Structurally, the original version of the SDMIS had all items in the first section (Supported Decision Making Personal Factors Inventory) grouped together. After the first focus group, the recommendation was to break this section up, which resulted in the three subsections (Feelings, Agency, Experiences). The second focus group followed the same process, except participants were responding to items for the SDMIS that had been revised based upon feedback from the first focus group. There were several more wording changes to simplify words or clarify concepts, as well as several recommendations for revisions to the directions. Although the SDMIS is intended to be completed by a person with intellectual disability, the intent is that this is in partnership with a trusted support person. An accompanying procedural guideline document will assist interviews and their support persons to better understand the intent of specific items, rating scales, and other aspects of the process.

Discussion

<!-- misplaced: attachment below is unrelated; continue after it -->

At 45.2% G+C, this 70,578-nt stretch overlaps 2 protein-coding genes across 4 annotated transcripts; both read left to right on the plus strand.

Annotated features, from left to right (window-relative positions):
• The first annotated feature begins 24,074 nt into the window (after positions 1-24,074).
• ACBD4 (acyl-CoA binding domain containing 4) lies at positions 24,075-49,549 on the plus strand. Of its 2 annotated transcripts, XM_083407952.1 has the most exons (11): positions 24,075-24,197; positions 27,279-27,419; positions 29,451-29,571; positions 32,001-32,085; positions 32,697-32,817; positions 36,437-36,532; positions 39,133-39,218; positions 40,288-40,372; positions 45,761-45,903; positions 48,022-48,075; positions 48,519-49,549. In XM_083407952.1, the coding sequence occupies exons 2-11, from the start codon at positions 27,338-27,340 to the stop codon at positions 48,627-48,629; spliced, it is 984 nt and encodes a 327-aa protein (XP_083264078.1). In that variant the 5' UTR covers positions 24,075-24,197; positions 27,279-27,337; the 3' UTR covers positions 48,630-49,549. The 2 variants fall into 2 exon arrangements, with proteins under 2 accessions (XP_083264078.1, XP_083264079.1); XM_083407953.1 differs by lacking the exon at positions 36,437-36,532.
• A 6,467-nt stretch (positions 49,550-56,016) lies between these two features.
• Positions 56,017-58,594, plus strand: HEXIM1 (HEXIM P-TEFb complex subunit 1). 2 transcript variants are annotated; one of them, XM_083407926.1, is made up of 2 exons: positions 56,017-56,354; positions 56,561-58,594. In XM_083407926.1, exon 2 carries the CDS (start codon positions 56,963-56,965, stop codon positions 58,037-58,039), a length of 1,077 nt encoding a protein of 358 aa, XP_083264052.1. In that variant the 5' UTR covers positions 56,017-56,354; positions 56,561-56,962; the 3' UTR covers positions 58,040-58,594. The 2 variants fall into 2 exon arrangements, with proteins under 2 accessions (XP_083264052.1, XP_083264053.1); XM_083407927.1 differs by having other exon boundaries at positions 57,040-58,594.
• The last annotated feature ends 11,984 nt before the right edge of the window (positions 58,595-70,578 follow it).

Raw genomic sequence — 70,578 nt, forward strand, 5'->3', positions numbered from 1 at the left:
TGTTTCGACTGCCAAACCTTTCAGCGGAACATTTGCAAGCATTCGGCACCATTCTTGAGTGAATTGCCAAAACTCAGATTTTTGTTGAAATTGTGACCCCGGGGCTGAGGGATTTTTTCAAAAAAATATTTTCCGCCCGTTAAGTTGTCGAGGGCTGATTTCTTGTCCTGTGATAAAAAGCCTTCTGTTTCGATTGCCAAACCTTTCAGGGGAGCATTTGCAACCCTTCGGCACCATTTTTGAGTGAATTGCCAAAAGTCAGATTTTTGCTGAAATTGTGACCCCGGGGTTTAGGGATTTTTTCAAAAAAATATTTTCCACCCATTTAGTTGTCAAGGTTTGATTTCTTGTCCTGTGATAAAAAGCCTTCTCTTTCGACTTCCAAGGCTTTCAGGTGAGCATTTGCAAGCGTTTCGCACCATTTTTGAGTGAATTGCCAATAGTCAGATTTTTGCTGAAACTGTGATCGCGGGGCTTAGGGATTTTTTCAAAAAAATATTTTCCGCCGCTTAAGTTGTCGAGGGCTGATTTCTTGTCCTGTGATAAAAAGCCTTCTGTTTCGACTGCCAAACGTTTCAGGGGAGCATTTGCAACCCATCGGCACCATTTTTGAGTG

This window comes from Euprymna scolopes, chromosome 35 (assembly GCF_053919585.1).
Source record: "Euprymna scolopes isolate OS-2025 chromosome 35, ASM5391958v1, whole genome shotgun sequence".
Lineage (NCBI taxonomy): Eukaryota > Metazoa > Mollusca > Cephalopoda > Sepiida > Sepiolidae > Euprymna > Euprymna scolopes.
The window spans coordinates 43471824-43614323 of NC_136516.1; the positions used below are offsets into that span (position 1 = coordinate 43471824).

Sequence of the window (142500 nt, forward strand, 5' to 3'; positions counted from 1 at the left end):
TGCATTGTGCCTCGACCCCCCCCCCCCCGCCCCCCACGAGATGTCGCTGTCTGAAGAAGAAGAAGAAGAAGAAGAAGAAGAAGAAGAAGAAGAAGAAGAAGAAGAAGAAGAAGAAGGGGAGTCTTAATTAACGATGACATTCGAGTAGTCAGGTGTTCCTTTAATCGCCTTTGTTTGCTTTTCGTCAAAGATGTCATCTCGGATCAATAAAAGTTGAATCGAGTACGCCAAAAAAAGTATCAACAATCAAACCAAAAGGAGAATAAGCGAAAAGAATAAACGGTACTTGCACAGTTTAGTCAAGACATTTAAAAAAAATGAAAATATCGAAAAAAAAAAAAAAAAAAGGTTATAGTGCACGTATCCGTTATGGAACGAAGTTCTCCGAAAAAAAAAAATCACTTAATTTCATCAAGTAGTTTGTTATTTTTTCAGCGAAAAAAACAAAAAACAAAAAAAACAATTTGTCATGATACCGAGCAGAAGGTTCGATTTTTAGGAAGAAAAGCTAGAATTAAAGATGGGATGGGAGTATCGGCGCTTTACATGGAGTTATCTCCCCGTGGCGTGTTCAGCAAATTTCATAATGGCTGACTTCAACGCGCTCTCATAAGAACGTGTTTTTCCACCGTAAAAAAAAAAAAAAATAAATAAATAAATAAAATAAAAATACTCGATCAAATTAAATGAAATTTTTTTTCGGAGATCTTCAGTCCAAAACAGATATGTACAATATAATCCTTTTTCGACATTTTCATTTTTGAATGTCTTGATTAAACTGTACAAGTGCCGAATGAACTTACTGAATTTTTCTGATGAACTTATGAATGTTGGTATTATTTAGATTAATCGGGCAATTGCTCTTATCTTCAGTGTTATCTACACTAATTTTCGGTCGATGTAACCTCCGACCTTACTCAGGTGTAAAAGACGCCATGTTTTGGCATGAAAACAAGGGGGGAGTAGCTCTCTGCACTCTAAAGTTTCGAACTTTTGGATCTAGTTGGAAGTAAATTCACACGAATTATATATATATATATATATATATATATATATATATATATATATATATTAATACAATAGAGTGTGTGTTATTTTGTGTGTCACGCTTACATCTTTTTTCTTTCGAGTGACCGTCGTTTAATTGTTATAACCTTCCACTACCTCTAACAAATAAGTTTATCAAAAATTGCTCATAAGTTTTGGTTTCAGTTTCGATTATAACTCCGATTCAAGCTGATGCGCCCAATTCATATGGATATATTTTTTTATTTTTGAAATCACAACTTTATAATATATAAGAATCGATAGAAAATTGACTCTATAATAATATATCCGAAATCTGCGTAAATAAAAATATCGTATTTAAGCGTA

The SDMIS was developed to provide a process by which people with intellectual and developmental disabilities might, with one or more trusted support persons, identify areas in which they may consider supports that enable them to maximally participate in decisions that impact their lives. We would note that the premise upon which this process is based is not that people must become independent decision makers—indeed, for most meaningful decisions in our lives, most people make decisions in consultation and partnership with others. We turn back to the principle of partial participation as articulated by Baumgart and colleagues (1982), which states, essentially, that even if people cannot acquire all the skills that are required to function independently in an environment or complete a specific task or activity, they should have access to that environment and be enabled to learn those skills that they are able to maximize their participation in their lives. It is through such activities, we believe, that we achieve the CRPD principles of “respect for inherent dignity, individual autonomy including the freedom to make one's own choices, and independence of persons; full and effective participation and inclusion in society; and accessibility” (Glen, 2015, p. 5). Future research, policy, and practice is needed that further examines the reliability and validity of the SDMIS and, more importantly, the degree to which it can be utilized by systems of supports to advance SDM, and the impact that effective supports for decision making linked to data from the SDMIS have on self-determination, quality of life, and guardianship status outcomes, enabling people with intellectual and developmental disabilities to exercise their right to legal capacity.